A staple of Victorian architecture, the bay window—an often-cantilevered series of windows that form an alcove—deserves far better than its common, uninspired fate as a home for an oversize flatscreen TV or that college dorm-era halogen torch lamp you refuse to donate.
As you spend more time at home now due to the shelter-in-place orders, you might find yourself wondering about the potential of your own bay window, perhaps how to turn it from a convenient storage facility to the cozy nook with a view it was always intended to be.
To prevent any continued disrespect of this beloved symbol of San Francisco, we’ve rounded up our favorite bay window vignettes (velvet curtains, anyone?) for inspiration.
A happier home office
Some folks, like the master of horror himself, argue that a desk at home should be in a corner facing the walls. Pshaw. Get out of the corner and set up a vintage desk with a lamp and chair facing the center in the nook of your bay window. “You’ll love looking out at the desolate streetscape,” says San Francisco-based designer Jon De La Cruz, “and it gives you flattering lighting for Zoom calls.”
After stay-at-home order went into effect, I moved my desk into the alcove of my five-sided bay window to dramatic effect. With my face pointed out the window for the majority of the day, this set up helps trick my brain into dividing my work life from my home life.
Rip out aluminum Levolor blinds, burn them at midnight, and bury the ashes at dawn
Aside from wicker furniture, few things terrify me more than the default aluminum horizontal blinds that come with most apartments. Destroy them—or better yet, in order to get your deposit back, gently remove them from the windows, roll them up, and store in the attic or closet. If you need your bay windows shielded from sunlight or the gazes of passersby, blackout curtains, found at any home design store or megastore like Target, are the way to go.
A credenza or console is ideal for bay windows since they’re usually low enough not to protrude into precious window real estate. The midcentury credenza, as seen above in a Hayes Valley studio, works perfectly here.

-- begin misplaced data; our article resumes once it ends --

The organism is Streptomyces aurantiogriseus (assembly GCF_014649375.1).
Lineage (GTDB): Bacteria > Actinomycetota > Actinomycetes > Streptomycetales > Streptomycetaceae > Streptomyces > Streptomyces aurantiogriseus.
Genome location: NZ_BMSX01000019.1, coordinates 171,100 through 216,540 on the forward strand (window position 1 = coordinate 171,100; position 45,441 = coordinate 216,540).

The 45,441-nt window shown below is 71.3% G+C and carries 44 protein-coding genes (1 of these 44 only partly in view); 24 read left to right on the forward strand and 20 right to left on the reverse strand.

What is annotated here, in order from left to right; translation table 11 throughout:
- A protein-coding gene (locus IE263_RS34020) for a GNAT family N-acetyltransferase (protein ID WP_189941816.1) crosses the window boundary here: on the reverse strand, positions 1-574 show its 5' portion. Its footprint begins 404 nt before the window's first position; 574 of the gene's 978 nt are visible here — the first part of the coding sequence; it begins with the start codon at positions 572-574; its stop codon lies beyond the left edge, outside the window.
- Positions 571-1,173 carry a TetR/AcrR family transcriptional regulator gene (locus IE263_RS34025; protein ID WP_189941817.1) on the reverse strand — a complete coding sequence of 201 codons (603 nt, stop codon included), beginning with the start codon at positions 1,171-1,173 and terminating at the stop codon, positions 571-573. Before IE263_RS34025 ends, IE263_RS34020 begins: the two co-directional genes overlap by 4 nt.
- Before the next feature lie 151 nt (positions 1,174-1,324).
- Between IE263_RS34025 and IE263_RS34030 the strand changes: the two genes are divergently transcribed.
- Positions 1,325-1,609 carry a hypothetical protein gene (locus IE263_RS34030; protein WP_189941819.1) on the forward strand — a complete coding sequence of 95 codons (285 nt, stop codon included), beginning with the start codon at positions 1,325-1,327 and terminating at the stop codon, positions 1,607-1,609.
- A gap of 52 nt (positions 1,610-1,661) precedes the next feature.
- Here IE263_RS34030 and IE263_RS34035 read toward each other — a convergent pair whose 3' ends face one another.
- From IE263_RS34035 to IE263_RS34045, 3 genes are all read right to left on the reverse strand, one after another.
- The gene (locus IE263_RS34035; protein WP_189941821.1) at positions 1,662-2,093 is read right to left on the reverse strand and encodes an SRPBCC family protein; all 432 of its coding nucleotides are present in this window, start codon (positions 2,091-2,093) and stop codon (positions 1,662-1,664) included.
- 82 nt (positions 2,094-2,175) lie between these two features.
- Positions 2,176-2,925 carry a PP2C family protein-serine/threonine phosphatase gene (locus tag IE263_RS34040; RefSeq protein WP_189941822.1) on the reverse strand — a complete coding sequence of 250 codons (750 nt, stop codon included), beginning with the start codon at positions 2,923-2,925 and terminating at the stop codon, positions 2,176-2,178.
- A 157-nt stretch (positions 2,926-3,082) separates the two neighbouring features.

Be careful when selecting curtains: Length is as important as pattern or color. Curtains that touch—or just barely touch—the floor, like the ones inside this Brooklyn apartment, will give your room height while making it look a bit more luxe. Too often people pick curtains that only over the window, which, makes sense is there’s a console or a bad (more on that later) under the window. But if there’s nothing sitting under the bay window, short curtains can result in a stunted, awkward look.
Sofa city, sweetheart
In addition to her looping Helix light fixtures, Mission District-based artist Windy Chien places a long, white couch in her bay window, highlighted with some greenery and a small lamp. Even through the couch doesn’t entirely fit inside the space, it can still work if you pull it further out, like Chien does, and place a small table behind it to showcase art or a plant.
Somewhere that’s green
Living in a top-floor Victorian apartment that receives a healthy amount of sunlight—a rarity for this type of home due to the narrow architecture and asymmetry—I use one of my bay windows as place for plants to spread their roots and take to the skies. I’ve found that even succulents, which aren’t finicky in the Bay Area due to our chilly climate, seem happy when placed in the alcove of bay windows. Whether direct or diffused, plants will get more sunlight that just a regular window.
The owners of this historic Victorian in Hayes Valley didn’t hold back when it came time to doll up the bay windows. This one features two sets of window dressings: violet-hued curtains with orange fringe trim and diaphanous lace curtains peeking out behind them. A 19th-century love seat, decked out in detailed woodwork and cantaloupe upholstery, punctuates the center of the window. And for good measure, a circular marble table and cut crystal vase sits nearby. Phew.
Have a seat
The bay window inside this Castro apartment use two tiny chairs for an intimate conversation area (the only thing that’s minimal inside the unabashedly maximalist home).
But don’t limit yourself to small seating. “Two big wing chairs with an end table works as nicely as a lounge chair, ottoman, and tray,” says de la Cruz, noting that if the bay window is wide enough, a daybed or settee would also look lovely.
And If you’re the crafty type, you can build yourself a built-in window/storage seat—just add some cushions and a throw blanket, he says. Half-height stretch curtains in the windows will also give you privacy while still letting in light and views.
Have a snooze
In what is the most controversial use of a bay window, a sleeping nook isn’t the worst thing you could do with this space. The famed Westerfeld house in Alamo Square, for example, uses one of the alcoves of a bay window for the head of a bed. It’s a lot, to say the least. But sometimes there’s no other choice, especially if your Victorian room is tiny. Just be sure to install blackout curtains, which filter out both sunlight and noise from the street.
Let it be
Not every surface of your home needs to be filled. Same goes for windows. Negative space, as Marie Kondo brought to the forefront of everyday design, helps enhance your pad’s look and, in turn, your mood. Naked fenestration can offer 24/7 views of a power-line emblazoned skyline or the jewel-blue waters of the bay.
After all, bay windows, by nature of their protrusion, provide an opportunity to give passersby a voyeuristic glimpse of life inside the house. That voyeurism goes both ways and is truly an unsung feature.